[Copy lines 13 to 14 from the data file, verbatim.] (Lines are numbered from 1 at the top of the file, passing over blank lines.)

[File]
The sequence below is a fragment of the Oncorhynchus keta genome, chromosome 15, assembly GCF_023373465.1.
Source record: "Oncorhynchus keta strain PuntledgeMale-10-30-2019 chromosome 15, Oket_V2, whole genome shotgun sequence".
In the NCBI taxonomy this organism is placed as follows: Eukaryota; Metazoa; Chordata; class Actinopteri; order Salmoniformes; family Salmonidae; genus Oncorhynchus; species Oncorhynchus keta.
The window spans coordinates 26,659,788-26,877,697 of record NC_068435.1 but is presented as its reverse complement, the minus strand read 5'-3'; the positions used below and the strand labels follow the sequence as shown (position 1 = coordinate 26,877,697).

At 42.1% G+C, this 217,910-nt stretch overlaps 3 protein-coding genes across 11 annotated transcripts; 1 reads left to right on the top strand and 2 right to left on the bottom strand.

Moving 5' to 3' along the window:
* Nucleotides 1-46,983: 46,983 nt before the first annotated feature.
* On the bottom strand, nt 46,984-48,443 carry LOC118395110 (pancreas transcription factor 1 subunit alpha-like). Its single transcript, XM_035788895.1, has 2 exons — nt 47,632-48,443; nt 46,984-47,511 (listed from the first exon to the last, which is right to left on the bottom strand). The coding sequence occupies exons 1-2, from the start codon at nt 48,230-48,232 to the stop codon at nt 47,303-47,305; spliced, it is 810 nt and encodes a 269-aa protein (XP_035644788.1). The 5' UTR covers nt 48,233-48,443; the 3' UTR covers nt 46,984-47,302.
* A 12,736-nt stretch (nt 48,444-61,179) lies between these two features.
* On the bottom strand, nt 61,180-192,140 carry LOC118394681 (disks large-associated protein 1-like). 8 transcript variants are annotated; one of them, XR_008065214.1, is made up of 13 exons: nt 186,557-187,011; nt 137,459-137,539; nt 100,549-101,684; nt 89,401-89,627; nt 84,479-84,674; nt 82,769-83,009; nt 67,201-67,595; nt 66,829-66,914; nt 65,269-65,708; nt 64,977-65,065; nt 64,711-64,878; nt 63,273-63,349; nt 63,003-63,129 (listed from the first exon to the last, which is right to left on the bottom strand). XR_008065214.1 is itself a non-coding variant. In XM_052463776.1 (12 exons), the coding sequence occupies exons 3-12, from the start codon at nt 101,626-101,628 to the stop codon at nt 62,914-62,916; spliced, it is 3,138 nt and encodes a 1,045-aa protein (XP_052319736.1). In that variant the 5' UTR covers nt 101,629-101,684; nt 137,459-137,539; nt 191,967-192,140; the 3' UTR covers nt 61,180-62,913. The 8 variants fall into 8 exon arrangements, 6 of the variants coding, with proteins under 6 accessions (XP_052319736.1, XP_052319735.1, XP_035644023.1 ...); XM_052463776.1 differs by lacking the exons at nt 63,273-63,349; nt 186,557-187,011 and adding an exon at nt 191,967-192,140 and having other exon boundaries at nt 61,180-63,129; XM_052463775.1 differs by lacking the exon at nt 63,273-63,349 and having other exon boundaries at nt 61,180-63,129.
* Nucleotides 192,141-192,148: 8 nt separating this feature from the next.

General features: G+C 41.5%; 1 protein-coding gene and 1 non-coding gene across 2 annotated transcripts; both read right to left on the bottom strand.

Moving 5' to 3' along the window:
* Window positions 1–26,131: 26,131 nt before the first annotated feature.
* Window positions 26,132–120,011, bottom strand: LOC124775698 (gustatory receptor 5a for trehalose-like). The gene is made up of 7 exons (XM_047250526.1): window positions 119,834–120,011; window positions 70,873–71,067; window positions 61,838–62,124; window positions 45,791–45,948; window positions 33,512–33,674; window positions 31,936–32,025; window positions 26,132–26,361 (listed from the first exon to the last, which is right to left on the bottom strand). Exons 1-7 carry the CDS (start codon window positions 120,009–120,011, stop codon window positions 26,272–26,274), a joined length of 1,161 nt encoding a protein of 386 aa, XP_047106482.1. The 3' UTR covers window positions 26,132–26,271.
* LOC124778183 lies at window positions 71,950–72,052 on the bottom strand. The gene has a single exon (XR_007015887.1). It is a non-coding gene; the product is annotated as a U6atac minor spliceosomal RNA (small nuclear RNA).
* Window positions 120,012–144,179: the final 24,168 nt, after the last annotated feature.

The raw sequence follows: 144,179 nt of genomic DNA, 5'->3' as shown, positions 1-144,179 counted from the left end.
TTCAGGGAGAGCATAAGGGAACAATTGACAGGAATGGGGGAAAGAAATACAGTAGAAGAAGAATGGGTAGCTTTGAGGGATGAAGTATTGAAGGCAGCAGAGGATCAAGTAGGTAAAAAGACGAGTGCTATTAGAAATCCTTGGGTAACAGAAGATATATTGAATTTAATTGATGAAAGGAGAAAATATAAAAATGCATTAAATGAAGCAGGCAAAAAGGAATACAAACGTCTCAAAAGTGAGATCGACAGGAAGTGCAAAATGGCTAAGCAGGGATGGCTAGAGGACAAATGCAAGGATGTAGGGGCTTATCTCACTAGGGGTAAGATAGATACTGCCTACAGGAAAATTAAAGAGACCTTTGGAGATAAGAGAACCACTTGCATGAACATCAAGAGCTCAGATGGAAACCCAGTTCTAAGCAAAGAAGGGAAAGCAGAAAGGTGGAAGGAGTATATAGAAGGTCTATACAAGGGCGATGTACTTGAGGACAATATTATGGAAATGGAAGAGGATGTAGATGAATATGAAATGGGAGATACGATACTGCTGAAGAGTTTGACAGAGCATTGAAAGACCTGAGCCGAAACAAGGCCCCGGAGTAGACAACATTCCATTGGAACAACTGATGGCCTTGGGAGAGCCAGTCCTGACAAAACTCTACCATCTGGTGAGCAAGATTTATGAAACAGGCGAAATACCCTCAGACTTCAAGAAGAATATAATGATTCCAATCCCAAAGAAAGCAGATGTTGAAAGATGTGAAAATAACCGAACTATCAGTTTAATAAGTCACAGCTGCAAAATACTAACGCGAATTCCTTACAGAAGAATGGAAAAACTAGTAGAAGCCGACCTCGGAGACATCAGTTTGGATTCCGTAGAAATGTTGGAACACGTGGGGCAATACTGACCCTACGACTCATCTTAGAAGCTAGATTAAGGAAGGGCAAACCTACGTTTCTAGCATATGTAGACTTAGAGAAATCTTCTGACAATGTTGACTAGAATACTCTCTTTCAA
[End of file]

Moving 5' to 3' along the window:
* Window positions 1–26,131: 26,131 nt before the first annotated feature.